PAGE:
The 2015 Great Lakes Fruit, Vegetable and Farm Market Expo featured more than 450 exhibitors from across the country and Canada. The expo was held December 8-10 in Grand Rapids, Michigan.
For two and a half days, visitors were able to meet, talk and learn about companies ranging from seed companies to farm market products. Educational sessions were held throughout the expo as exhibitors and visitors heard topics about specific crops or farm market principles.
Jolene Brown, keynote speaker, kicked off the first day with high energy and motivation with her presentation, “Through the Eyes of the Customer”. The keynote brought in a packed hall which lended itself to a participatory audience.
Brown, an Iowa farmer and professional speaker, travels around the world to speak about the importance of customer service and business. She began the keynote session with one simple question, “What do the customers really want?”
Businesses can start with competitive products and services, quality results and attention and appreciation, she said.
Brown explained that customers want to feel welcome and respected, but not overwhelmed, and want to understand the business to meet their needs and solve their problems.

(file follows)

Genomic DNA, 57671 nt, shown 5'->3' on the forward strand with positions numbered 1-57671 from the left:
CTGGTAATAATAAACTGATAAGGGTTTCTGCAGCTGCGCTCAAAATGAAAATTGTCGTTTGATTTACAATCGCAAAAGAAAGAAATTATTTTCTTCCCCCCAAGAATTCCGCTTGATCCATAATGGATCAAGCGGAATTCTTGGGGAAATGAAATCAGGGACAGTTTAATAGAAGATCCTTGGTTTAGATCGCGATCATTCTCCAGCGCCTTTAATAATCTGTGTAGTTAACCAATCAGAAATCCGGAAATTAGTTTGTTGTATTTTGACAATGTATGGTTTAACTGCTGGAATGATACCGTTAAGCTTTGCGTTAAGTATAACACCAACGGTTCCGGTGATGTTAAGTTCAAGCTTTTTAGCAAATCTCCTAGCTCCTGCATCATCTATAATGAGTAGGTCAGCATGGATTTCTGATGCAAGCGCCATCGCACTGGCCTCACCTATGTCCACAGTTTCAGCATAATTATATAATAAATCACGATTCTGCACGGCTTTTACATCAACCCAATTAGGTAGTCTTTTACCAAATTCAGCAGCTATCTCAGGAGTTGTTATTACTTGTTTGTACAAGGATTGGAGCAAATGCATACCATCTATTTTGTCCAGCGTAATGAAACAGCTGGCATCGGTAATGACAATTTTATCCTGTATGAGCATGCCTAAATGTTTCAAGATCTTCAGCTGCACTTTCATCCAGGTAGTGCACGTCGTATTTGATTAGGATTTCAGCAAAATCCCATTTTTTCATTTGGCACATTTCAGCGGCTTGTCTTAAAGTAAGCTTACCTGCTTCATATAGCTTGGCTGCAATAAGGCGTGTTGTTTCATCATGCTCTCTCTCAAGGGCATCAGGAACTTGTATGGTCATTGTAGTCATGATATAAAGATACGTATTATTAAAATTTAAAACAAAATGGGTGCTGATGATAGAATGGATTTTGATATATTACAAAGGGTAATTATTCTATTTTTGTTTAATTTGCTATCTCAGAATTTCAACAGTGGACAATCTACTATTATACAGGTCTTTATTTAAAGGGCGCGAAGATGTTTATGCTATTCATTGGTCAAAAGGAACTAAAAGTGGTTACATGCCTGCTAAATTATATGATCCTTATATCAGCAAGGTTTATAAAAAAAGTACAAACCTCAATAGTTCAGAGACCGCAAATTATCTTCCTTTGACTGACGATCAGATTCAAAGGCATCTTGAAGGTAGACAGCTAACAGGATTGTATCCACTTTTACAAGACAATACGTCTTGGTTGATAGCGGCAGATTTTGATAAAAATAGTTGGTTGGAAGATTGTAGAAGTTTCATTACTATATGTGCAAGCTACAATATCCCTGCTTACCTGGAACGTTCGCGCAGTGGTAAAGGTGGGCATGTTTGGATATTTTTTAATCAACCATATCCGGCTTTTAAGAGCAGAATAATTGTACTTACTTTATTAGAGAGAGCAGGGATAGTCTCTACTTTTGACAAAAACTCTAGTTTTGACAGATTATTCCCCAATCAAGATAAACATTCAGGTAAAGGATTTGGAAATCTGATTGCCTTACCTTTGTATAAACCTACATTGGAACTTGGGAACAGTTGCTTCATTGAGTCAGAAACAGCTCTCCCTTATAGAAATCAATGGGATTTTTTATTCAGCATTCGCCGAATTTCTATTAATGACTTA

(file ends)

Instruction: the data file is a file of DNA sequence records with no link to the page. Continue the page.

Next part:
“Customers must buy you before they buy from you,” she said. “Value is in the eye of the purchaser, not the provider.”
Brown noted to the crowd that standards must be set in a business. Customers value standards, and “people reform to the lowest standards you tolerate.”
She finished off her session with the idea to be honest and upfront in your business marketing. People want transparency, she said.
Jay Wood, owner of Country Mercantile in Pasco, Washington, spoke about his experience from expanding his business and his style of direct marketing.
Wood, whose business started as a small produce stand, successfully built his business into what it is today, a full-blown store.
“If your customers want what they ask for, they are right,” he told the audience.
He noted that his business had tried multiple things such as hay rides, corn mazes and school field trips, but found that certain things worked and others didn’t. With just a little practice and trial and error, he has a successful business with two locations in Washington.
“We were just trying to provide what the customer wanted, how we could,” Wood said.